“We are really proud that all of our residents are currently studying, training or in employment; a testament to the nurturing environment we strive to achieve and maintain.” He said some of his personal highlights in the last 16 years included working with young people who were at a transitional stage in their lives. He added: “Over the years I am proud to have been chosen as Godparent to five young children of former residents, plus staff and I have attended a couple of weddings of former residents. “One former resident is now a senior support worker himself and another was on national television recently commenting on current affairs. Every day is different and every resident is a unique individual.” For more information about Winston Court and other services provided by The Benjamin Foundation, call 01692 500999 or visit http://www.benjaminfoundation.co.uk

Homelessness news – Council ‘to use all available bylaws’ to ban Croydon soup kitchen

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I was out with the homeless last week in Croydon and Bromley and I found out that council leaders want to use “all available bylaws” to ban a soup kitchen for the poor and homeless.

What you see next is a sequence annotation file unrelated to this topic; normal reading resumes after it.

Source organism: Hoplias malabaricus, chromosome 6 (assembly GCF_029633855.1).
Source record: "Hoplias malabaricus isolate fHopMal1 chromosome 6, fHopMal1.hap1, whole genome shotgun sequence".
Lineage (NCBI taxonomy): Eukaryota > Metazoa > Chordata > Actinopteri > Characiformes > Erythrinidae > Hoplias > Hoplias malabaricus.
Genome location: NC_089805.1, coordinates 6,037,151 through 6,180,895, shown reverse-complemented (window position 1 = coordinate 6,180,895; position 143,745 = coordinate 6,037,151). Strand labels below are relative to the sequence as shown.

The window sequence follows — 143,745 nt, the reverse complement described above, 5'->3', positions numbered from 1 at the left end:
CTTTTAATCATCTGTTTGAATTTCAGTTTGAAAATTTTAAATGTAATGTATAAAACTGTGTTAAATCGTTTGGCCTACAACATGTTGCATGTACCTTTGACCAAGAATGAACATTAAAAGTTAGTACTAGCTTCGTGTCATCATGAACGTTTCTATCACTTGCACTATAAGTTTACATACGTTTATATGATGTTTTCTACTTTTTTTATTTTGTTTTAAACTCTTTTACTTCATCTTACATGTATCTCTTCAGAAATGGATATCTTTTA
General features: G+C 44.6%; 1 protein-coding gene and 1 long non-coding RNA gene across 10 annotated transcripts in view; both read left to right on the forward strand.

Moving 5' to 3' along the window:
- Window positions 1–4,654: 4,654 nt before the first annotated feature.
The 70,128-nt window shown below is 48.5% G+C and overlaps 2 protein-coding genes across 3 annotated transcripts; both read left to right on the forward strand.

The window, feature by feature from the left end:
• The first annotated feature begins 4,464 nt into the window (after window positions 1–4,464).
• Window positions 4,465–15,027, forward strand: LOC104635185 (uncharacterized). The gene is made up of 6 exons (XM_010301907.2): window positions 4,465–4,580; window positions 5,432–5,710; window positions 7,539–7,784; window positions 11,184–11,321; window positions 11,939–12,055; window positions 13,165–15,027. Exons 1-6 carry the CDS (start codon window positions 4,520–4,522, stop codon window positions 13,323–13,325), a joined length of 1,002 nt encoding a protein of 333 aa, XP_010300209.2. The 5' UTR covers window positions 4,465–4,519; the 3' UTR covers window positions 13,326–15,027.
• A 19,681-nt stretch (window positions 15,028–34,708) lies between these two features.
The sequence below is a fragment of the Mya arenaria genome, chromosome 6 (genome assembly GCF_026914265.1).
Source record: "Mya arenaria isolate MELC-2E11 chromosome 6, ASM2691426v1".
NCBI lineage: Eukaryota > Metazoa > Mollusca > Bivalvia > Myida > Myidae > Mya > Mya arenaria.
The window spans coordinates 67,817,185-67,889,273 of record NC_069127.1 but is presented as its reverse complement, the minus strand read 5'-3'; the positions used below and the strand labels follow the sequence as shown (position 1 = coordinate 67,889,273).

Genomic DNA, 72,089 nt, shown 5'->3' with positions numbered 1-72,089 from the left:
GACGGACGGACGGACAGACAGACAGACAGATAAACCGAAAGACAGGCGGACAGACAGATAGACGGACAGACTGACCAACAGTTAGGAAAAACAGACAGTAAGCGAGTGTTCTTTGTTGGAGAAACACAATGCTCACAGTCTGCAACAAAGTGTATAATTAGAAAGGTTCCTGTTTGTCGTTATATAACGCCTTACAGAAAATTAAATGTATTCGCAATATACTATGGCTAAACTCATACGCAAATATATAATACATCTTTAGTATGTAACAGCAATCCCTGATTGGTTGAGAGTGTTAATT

The kitchen, run by volunteers and set up by charity Nightwatch, provides food and drink for sometimes up to 50 people an evening in Queen’s Gardens. But a secret council report says the soup kitchen is causing antisocial behavior in the town center and affecting nearby businesses.

The charity received the council’s Voluntary Organisation of the Year Award last year.

Efforts to prevent it from using Queen’s Gardens, which it has done for more than 30 years, are detailed in a yet to be published report entitled Town Centre – Food Provision. The document was discussed at a meeting of senior councillors and council officers. It said the soup kitchen ban is part of a wider effort to tackle antisocial behaviour in the town centre specifically aimed at “street drinkers, beggars and other rowdy behavior”..

The soup kitchen is held every night of the year on the upper level of Queen’s Gardens.

It sees volunteers from churches across the borough give out donated food and drinks – as well as toiletries, duvets and clothes – to the homeless and destitute, and can attract up to 50 people a night. But the council believes its customers are a public nuisance.